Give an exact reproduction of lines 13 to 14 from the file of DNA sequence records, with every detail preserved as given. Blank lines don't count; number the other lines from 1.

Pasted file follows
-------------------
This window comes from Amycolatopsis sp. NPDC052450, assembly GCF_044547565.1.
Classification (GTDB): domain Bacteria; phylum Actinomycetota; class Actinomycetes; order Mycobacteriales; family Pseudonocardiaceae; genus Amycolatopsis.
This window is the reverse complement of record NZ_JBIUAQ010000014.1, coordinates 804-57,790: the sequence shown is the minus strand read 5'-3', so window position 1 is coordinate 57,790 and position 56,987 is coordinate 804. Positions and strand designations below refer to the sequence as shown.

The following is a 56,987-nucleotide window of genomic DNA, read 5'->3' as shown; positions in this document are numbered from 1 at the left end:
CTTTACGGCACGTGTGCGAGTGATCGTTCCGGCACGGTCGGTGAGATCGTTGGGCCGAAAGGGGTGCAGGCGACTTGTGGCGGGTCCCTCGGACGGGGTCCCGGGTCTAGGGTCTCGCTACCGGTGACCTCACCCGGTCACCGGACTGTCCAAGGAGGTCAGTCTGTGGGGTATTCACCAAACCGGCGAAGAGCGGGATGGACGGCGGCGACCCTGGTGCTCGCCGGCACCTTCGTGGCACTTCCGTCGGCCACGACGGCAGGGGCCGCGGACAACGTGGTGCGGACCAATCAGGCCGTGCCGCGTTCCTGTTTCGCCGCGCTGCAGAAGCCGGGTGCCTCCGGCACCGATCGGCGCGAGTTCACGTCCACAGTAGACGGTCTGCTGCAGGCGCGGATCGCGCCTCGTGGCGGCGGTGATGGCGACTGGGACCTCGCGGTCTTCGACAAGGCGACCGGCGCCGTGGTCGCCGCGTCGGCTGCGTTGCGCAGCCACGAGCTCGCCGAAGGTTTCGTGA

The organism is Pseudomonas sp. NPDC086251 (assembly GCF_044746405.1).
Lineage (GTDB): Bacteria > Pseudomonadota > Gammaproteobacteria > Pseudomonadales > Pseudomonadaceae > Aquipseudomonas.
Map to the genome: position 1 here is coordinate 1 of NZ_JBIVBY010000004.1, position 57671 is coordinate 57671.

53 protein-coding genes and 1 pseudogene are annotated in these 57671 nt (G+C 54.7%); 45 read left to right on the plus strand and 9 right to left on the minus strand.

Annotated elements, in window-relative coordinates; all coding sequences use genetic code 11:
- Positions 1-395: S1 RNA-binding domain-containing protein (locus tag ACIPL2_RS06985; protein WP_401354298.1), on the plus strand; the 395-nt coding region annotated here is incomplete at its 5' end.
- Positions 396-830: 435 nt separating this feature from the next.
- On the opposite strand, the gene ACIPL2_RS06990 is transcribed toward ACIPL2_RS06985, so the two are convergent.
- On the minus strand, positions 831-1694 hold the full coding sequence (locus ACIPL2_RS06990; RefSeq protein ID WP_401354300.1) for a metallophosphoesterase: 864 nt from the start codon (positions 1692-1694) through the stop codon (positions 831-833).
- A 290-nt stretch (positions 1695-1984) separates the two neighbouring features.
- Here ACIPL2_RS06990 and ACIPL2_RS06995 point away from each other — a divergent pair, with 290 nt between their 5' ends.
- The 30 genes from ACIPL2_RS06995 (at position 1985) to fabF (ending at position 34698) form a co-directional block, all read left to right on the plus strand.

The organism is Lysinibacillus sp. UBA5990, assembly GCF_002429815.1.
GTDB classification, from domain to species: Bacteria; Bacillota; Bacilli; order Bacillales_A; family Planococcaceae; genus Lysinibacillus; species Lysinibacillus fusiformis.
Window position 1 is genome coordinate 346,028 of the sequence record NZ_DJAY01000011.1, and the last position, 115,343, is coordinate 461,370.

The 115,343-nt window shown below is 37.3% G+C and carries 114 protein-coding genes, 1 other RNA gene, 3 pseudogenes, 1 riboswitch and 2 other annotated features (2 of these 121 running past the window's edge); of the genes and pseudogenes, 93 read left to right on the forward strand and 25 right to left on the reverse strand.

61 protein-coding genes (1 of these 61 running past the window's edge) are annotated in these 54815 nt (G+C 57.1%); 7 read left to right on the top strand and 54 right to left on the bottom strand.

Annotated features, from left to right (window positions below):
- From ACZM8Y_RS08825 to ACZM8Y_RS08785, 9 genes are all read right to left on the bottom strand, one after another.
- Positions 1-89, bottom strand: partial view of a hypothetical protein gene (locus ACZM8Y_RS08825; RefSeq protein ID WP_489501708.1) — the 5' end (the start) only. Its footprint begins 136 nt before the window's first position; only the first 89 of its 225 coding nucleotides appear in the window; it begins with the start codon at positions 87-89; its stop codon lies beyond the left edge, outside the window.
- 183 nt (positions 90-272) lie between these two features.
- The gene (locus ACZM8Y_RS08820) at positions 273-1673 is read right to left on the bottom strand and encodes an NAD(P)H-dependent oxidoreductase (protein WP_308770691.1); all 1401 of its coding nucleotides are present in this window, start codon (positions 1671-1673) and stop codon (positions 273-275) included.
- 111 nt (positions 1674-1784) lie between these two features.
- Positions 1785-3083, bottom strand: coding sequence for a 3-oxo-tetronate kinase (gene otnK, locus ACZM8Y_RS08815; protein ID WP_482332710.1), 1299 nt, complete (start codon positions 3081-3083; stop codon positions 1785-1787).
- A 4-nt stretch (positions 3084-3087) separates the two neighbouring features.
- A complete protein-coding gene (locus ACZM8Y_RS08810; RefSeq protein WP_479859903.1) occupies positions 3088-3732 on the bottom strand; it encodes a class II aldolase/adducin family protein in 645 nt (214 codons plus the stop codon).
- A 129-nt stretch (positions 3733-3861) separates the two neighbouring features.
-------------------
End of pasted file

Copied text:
- On the opposite strand, the gene ACIPL2_RS06990 is transcribed toward ACIPL2_RS06985, so the two are convergent.
- On the minus strand, positions 831-1694 hold the full coding sequence (locus ACIPL2_RS06990; RefSeq protein ID WP_401354300.1) for a metallophosphoesterase: 864 nt from the start codon (positions 1692-1694) through the stop codon (positions 831-833).